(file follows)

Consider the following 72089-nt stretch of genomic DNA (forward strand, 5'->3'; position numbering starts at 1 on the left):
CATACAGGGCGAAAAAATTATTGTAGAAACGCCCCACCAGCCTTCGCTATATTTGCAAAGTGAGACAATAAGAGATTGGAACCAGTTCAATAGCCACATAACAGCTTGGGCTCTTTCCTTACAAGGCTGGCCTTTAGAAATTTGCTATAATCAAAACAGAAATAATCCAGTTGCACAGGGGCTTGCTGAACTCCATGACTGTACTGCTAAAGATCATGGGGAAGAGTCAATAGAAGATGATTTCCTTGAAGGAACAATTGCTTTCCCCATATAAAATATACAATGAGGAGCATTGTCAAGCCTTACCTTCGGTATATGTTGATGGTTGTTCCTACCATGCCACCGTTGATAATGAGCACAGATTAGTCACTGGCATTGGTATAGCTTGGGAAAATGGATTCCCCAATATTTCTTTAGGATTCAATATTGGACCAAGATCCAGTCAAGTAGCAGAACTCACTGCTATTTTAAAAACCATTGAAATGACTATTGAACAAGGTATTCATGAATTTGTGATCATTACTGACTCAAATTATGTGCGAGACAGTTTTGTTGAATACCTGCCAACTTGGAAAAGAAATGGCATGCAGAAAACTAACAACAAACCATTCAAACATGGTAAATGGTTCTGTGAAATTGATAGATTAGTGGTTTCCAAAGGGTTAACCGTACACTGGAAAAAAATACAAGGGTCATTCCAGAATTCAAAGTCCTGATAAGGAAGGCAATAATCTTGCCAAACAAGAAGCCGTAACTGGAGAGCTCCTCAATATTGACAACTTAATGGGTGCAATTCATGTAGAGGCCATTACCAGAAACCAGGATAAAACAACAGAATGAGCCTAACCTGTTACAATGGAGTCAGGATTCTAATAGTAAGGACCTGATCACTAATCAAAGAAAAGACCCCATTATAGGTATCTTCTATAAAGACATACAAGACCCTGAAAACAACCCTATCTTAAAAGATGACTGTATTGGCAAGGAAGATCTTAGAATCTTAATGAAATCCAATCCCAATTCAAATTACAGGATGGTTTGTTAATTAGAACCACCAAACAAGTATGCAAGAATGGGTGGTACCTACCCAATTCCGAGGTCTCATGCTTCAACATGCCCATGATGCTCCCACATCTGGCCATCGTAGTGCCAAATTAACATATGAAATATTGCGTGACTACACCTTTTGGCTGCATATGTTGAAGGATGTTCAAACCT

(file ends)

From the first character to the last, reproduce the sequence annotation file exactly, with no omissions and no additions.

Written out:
Consider the following 72089-nt stretch of genomic DNA (forward strand, 5'->3'; position numbering starts at 1 on the left):
CATACAGGGCGAAAAAATTATTGTAGAAACGCCCCACCAGCCTTCGCTATATTTGCAAAGTGAGACAATAAGAGATTGGAACCAGTTCAATAGCCACATAACAGCTTGGGCTCTTTCCTTACAAGGCTGGCCTTTAGAAATTTGCTATAATCAAAACAGAAATAATCCAGTTGCACAGGGGCTTGCTGAACTCCATGACTGTACTGCTAAAGATCATGGGGAAGAGTCAATAGAAGATGATTTCCTTGAAGGAACAATTGCTTTCCCCATATAAAATATACAATGAGGAGCATTGTCAAGCCTTACCTTCGGTATATGTTGATGGTTGTTCCTACCATGCCACCGTTGATAATGAGCACAGATTAGTCACTGGCATTGGTATAGCTTGGGAAAATGGATTCCCCAATATTTCTTTAGGATTCAATATTGGACCAAGATCCAGTCAAGTAGCAGAACTCACTGCTATTTTAAAAACCATTGAAATGACTATTGAACAAGGTATTCATGAATTTGTGATCATTACTGACTCAAATTATGTGCGAGACAGTTTTGTTGAATACCTGCCAACTTGGAAAAGAAATGGCATGCAGAAAACTAACAACAAACCATTCAAACATGGTAAATGGTTCTGTGAAATTGATAGATTAGTGGTTTCCAAAGGGTTAACCGTACACTGGAAAAAAATACAAGGGTCATTCCAGAATTCAAAGTCCTGATAAGGAAGGCAATAATCTTGCCAAACAAGAAGCCGTAACTGGAGAGCTCCTCAATATTGACAACTTAATGGGTGCAATTCATGTAGAGGCCATTACCAGAAACCAGGATAAAACAACAGAATGAGCCTAACCTGTTACAATGGAGTCAGGATTCTAATAGTAAGGACCTGATCACTAATCAAAGAAAAGACCCCATTATAGGTATCTTCTATAAAGACATACAAGACCCTGAAAACAACCCTATCTTAAAAGATGACTGTATTGGCAAGGAAGATCTTAGAATCTTAATGAAATCCAATCCCAATTCAAATTACAGGATGGTTTGTTAATTAGAACCACCAAACAAGTATGCAAGAATGGGTGGTACCTACCCAATTCCGAGGTCTCATGCTTCAACATGCCCATGATGCTCCCACATCTGGCCATCGTAGTGCCAAATTAACATATGAAATATTGCGTGACTACACCTTTTGGCTGCATATGTTGAAGGATGTTCAAACCT